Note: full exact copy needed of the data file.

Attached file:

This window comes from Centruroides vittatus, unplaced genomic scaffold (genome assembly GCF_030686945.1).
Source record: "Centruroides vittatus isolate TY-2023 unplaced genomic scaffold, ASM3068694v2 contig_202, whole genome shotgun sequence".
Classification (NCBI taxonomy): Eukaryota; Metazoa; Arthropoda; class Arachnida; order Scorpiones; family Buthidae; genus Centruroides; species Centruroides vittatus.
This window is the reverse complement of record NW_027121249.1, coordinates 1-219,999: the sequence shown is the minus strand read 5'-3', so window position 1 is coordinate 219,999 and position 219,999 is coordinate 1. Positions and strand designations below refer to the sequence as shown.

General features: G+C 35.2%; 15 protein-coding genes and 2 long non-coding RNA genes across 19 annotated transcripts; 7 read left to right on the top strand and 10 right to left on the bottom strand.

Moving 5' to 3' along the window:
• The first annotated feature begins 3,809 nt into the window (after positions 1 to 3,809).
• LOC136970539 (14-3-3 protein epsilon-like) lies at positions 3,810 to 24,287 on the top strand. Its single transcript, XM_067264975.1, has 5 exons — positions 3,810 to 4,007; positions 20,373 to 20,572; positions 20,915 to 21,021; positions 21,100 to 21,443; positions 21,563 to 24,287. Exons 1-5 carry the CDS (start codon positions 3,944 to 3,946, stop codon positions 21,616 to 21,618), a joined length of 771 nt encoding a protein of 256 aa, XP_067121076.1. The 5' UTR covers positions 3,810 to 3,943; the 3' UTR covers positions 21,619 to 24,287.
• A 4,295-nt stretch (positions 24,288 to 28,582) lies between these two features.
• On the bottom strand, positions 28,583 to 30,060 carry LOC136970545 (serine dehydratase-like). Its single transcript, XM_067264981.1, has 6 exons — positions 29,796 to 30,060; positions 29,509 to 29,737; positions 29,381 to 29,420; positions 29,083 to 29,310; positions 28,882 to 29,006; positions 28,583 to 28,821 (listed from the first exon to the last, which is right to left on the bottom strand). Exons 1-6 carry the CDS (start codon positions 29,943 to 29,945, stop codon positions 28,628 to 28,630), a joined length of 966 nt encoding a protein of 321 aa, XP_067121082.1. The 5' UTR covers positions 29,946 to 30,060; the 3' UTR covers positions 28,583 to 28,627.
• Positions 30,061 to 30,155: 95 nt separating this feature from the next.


This window comes from Centruroides vittatus, unplaced genomic scaffold (genome assembly GCF_030686945.1).
Source record: "Centruroides vittatus isolate TY-2023 unplaced genomic scaffold, ASM3068694v2 contig_202, whole genome shotgun sequence".
Classification (NCBI taxonomy): Eukaryota; Metazoa; Arthropoda; class Arachnida; order Scorpiones; family Buthidae; genus Centruroides; species Centruroides vittatus.
This window is the reverse complement of record NW_027121249.1, coordinates 1-219,999: the sequence shown is the minus strand read 5'-3', so window position 1 is coordinate 219,999 and position 219,999 is coordinate 1. Positions and strand designations below refer to the sequence as shown.

General features: G+C 35.2%; 15 protein-coding genes and 2 long non-coding RNA genes across 19 annotated transcripts; 7 read left to right on the top strand and 10 right to left on the bottom strand.

Moving 5' to 3' along the window:
• The first annotated feature begins 3,809 nt into the window (after positions 1 to 3,809).
• LOC136970539 (14-3-3 protein epsilon-like) lies at positions 3,810 to 24,287 on the top strand. Its single transcript, XM_067264975.1, has 5 exons — positions 3,810 to 4,007; positions 20,373 to 20,572; positions 20,915 to 21,021; positions 21,100 to 21,443; positions 21,563 to 24,287. Exons 1-5 carry the CDS (start codon positions 3,944 to 3,946, stop codon positions 21,616 to 21,618), a joined length of 771 nt encoding a protein of 256 aa, XP_067121076.1. The 5' UTR covers positions 3,810 to 3,943; the 3' UTR covers positions 21,619 to 24,287.
• A 4,295-nt stretch (positions 24,288 to 28,582) lies between these two features.
• On the bottom strand, positions 28,583 to 30,060 carry LOC136970545 (serine dehydratase-like). Its single transcript, XM_067264981.1, has 6 exons — positions 29,796 to 30,060; positions 29,509 to 29,737; positions 29,381 to 29,420; positions 29,083 to 29,310; positions 28,882 to 29,006; positions 28,583 to 28,821 (listed from the first exon to the last, which is right to left on the bottom strand). Exons 1-6 carry the CDS (start codon positions 29,943 to 29,945, stop codon positions 28,628 to 28,630), a joined length of 966 nt encoding a protein of 321 aa, XP_067121082.1. The 5' UTR covers positions 29,946 to 30,060; the 3' UTR covers positions 28,583 to 28,627.
• Positions 30,061 to 30,155: 95 nt separating this feature from the next.